“It is time for the government to step in and acknowledge this publicly so that nursing homes can no longer refrain from visiting.
& # 39; The clock is ticking. Many people in nursing homes are nearing the end of their lives. You don't have months, weeks, or days to wait. & # 39;
Some nursing homes that wish to allow indoor visits have their hands tied by local authorities who have ordered them not to do the tests. The Daily Mail has also identified nine councils that have placed restrictions or raised concerns about the use of rapid Covid tests for visitors.
That includes Liverpool City Council, forcing relatives to take three tests on the day of a scheduled visit, insisting, "There can't be a hug."
In Norfolk, where infection rates are among the lowest in the country, the county council said that only outdoor or virtual visits should be recommended and insisted that most "care providers are unable to begin side-flow testing." ".
Last night, charities said the tests need to be put in place immediately, "no ifs, no buts," warning that the lack of contact is causing residents to "give up life".
Caroline Abrahams of Age UK said: “We have heard some nursing homes suggest postponing the visit until everyone has been vaccinated, but this would mean another longer delay. For many of these elderly people, literally every day counts.
"Far too many elderly people and their families are in limbo, tormenting themselves over whether they will ever see each other again."
Alzheimer's Society's Fiona Carragher said, "Giving families the chance to look each other in the eyes, hold hands and hug each other again has to happen before it's too late."
Age UK said some nursing homes claimed they could not allow visits due to insurance issues.
A survey of 2,732 people found that 70 percent have not been able to visit or see their loved ones since the pandemic began.
One respondent said, "I feel like I locked my parents away and threw away the key."
Judy Downey of the Relatives and Residents Association said most of the calls to her hotline were for restricted visits. She added: “The government seems to give hope to people and then take them away. The confusion is compounded by the chaos of testing. & # 39;
A spokesman for the Ministry of Health and Welfare said: “Extensive tests have shown that lateral flow devices are suitable for use in nursing homes. Nursing home residents at all levels have the opportunity to see relatives before Christmas.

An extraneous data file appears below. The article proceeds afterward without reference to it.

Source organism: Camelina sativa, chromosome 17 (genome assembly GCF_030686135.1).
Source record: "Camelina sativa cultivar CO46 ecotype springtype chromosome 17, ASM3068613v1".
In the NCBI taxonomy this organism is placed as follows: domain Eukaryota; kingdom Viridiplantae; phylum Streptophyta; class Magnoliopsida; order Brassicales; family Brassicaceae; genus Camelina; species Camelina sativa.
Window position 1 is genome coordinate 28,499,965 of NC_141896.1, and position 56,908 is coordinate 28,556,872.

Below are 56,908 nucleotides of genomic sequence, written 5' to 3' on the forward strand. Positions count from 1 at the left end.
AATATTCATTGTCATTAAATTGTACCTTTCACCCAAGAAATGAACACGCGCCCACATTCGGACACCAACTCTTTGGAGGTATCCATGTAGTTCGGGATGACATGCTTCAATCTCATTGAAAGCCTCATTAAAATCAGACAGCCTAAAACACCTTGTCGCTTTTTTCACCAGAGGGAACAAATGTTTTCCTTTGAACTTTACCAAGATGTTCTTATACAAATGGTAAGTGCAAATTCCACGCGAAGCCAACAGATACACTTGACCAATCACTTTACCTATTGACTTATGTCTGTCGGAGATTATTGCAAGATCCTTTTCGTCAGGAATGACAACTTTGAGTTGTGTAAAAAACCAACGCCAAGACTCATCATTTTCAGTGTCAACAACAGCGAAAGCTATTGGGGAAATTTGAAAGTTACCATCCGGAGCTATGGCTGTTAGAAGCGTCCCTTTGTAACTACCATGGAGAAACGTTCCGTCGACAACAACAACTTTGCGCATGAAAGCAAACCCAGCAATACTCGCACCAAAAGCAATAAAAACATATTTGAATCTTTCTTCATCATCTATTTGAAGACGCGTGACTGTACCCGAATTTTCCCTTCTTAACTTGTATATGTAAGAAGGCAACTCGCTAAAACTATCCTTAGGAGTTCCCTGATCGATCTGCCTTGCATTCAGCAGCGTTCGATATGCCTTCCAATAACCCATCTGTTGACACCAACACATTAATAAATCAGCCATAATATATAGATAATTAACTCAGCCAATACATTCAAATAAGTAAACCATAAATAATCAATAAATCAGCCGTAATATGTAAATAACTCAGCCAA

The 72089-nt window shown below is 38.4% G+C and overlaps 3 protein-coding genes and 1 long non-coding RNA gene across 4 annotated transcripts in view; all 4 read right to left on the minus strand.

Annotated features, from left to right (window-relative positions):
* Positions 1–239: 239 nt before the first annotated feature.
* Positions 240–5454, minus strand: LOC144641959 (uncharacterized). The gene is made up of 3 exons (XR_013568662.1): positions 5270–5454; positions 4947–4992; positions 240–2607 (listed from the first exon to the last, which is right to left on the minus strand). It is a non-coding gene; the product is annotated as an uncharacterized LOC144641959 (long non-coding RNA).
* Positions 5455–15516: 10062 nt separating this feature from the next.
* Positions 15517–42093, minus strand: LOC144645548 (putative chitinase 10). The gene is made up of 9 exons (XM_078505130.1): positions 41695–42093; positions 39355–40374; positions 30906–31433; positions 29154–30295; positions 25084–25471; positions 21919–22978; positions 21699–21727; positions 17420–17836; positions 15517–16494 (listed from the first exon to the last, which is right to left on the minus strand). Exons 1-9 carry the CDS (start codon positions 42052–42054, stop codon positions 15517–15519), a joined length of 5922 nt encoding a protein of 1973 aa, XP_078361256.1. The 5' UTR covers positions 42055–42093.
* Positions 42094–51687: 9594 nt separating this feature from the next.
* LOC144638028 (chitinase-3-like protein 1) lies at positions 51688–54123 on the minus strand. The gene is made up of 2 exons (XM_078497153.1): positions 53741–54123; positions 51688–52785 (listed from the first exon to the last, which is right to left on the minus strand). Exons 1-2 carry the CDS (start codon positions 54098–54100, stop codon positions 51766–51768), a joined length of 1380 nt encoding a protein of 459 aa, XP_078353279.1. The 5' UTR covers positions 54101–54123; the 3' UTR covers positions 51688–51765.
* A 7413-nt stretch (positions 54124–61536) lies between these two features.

"Homes across the country are now arranging visits."
£ 690 a week fees – but can't see mom
Gavin Egan can only see his mother Carole when he is standing in the freezing cold and looking at her through a pane of glass.
Ms. Egan lives in a nursing home in Hampshire operated by major provider Anchor Hanover.
However, he is amazed that the company, which charges private rates starting at £ 690 per week per resident, has not found a way to offer meaningful visits.
Gavin Egan and his mother Carole
He said, “I'm starting to come to terms with the fact that we won't see her until Christmas. We haven't heard about testing for visitors. Our only option is to visit the window in the freezing season – should we push your Christmas presents through the window?
"The gap between what the government has promised and the reality on the ground is huge."
Mr. Egan was able to see his mother, 87, for distant outdoor visits during the summer. Since the lockdown was reintroduced in November, only window visits are allowed. He said, “Time is very precious and every day counts when you don't know how much time you have left. Visiting the window is very difficult, I don't know if she can hear us.
“I have no criticism of those who work in nursing homes, but it is noteworthy that executives in such a large company have not developed a plan to bring relatives to homes. Yes, it costs money. But how can you set a price for family reunification? & # 39;
A surprise visit for grandma, 98
Marjorie Titheridge has remained characteristically stoic throughout the pandemic.
But even she struggled to contain her emotions when her granddaughter Rebecca Parsons, 27, made a surprise visit this week – her first meaningful contact since February.
The 98-year-old, who helped repair Spitfires during World War II, had expected to see her daughter, Ruth Parsons. But she was & # 39; thrilled & # 39; when Rebecca showed up too.
Rebecca Parsons sees her grandmother Marjorie Titheridge for the first time since February
The trio were able to hold hands and have a good time in Marjorie's room at the Brendoncare Meadway in Winchester nursing home.
Ms. Parsons, 64, said: “It is very special to be able to go into her room and talk to her face to face. It's a more natural environment. It felt normal again. & # 39;
The house has been testing side flow tests for four weeks, which can very quickly identify Covid, and will continue to use them to enable meaningful visits.
The companies and councils are defying the rules
MHA: The UK's largest provider of charities, with 90 nursing homes and 5,000 residents, doesn't allow hugs, holding hands or close visits. It said it had "real concerns about … cross-river testing" with relatives.
Barchester Healthcare: The group of 14,500 people in 250 households said, "The risk that a visitor who tests the negative incorrectly will introduce this deadly virus is too great for the test to be routinely used."
BUPA: No close contact between visitors and relatives in his 130 houses, even during the tests. Instead, visiting rooms are created with floor-to-ceiling screens.
Avery Healthcare: Families of residents in their 56 homes have been told they would not do cross-flow tests if there were concerns about their accuracy.
Sheffield: The test has an "unacceptably high risk" of being wrong and should not be used until the government has proven it is safe.
Newcastle: A spokesman said: "These tests are not yet being used to facilitate visits."
East Riding of Yorkshire: Relatives have to wait for vaccine.
(tagsToTranslate) Dailymail (t) Messages (t) Boris Johnson (t) Christmas